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Q&A: Camouflage Expert Lawrence Holsworth
For those military gear aficionados, the name Lawrence Holsworth may ring a bell. Most likely, they have gleaned a thing or three from Holsworth’s blog Strike – Hold!. Covering all things elite forces and special operations, Strike – Hold! provides readers with insightful posts about military gear, operations, current events and history.
Born in British Columbia, Holsworth has lived in Canada, the U.S., Germany and the Netherlands. He has called the UK home for the past 15 years. He has served in 2nd Bn. 504th Parachute Infantry Regiment, 82nd Airborne Division between 1983-1986. However his parachuting days are not behind him — Holsworth is a member of Pathfinder Parachute Group and European Paratroopers Association.
Holsworth holds a bachelor’s degree in International Affairs and German language. Like Strike – Hold!, his day job as a marketing director for Hyde Definition has a distinct military influence. Hyde Definition designs and manufactures camouflage and produces the PenCott pattern.
Military Gear Blog asked Holsworth a few questions about his blog, his life, his career — well just about everything.
You once stated on your blog, Strike – Hold!, that you developed a keen interest in military matters at a fairly young age. What sparked that interest?
I began to develop a serious interest in military things when I was about 11- or 12-years-old after I became friends with a couple of guys at school who were kind of outsiders. They wore surplus Army jackets and combat boots and were really into World War II history. The three of us became a sort of WWII history “gang.”
From then on I was hooked. I spent much of my teenage years reading everything about WWII that I could, especially anything about paratroopers, Marines, commandos and Special Forces. In fact, at one point I was banned from my school library because I was skipping classes and spending the time in the library reading through their collection of National Geographic magazines from the 1930s and 1940s. Reading those real, frontline reports from the time was the best history teacher ever though!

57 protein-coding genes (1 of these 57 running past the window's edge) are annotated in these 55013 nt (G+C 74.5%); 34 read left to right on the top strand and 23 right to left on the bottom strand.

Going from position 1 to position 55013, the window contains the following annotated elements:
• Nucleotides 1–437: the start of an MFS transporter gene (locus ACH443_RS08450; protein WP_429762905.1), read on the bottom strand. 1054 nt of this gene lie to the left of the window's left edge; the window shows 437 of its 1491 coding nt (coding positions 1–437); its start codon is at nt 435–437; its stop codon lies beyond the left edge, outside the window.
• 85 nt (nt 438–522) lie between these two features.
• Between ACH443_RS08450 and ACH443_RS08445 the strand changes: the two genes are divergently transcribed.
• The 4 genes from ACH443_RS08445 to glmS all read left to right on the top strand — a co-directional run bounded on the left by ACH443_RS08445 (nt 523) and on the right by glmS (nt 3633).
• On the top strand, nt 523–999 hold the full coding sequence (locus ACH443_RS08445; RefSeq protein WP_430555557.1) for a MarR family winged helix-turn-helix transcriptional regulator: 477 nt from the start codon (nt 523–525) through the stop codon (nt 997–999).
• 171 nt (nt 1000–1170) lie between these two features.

Another thing that influenced me was my grandfather. He had served in a reconnaissance unit for the Canadian Army, which was attached to the British Army in the Libyan Desert during World War I. They drove around the desert in Model T Fords, but because he died when I was quite young I never really got to know a lot about any of the missions or operations that they undertook.
Another influence was that I was growing up during the time of the liberation of the Israeli hostages at Entebbe, the Iranian Hostage Crisis and the debacle of the attempted rescue, “the troubles” in Northern Ireland, the successful storming of the Iranian Embassy in London by the SAS and the Falklands War.
Your blog mentions that you served as an enlisted man in the 504th Parachute Infantry Regiment, 82nd Airborne Division. Why did you decide to enlist?
I had such a keen interest in modern military history, and I wanted to experience the soldier’s life firsthand.
The Army seemed to offer the best range of choices, and it came down to deciding whether to join up as an intelligence analyst, a Special Forces soldier or an airborne infantryman. My recruiter told me that I had to be an non-commissioned officer (NCO) before I could become a 96B intel analyst, so that one was off the list. Similarly I’d have to be an NCO to try out for Special Forces. So that had to take a back seat, too. But being a paratrooper was always something that inspired and intrigued me anyways — so I went for it. As I didn’t know about the 509th in Italy at the time (my recruiter also told me that there were no airborne troops in Europe — hah!), I went for a slot in the 82nd.
Infantry slots in the 82nd were in kind of short supply at the time though, and I had to stick to my guns and insist that I wasn’t going to sign up until they could get me one. The recruiting station tried to persuade me to enlist as a tank turret repairman and even as an artillery FO with the 82nd, but I insisted on an infantry slot and eventually got one.
What inspired you to start the blog?
I wanted to build upon what I had started while writing for the airsoft magazine, and I was motivated by the fact that nobody else was combining airsoft and real-deal news — as well as clothing and gear reviews — under the same roof. I also wanted to cover a wider range of MilSim and real-world subjects with more breadth and depth than I was seeing elsewhere — either online or offline. I felt that I had the knowledge and skills to do it.
Is there a goal for the blog?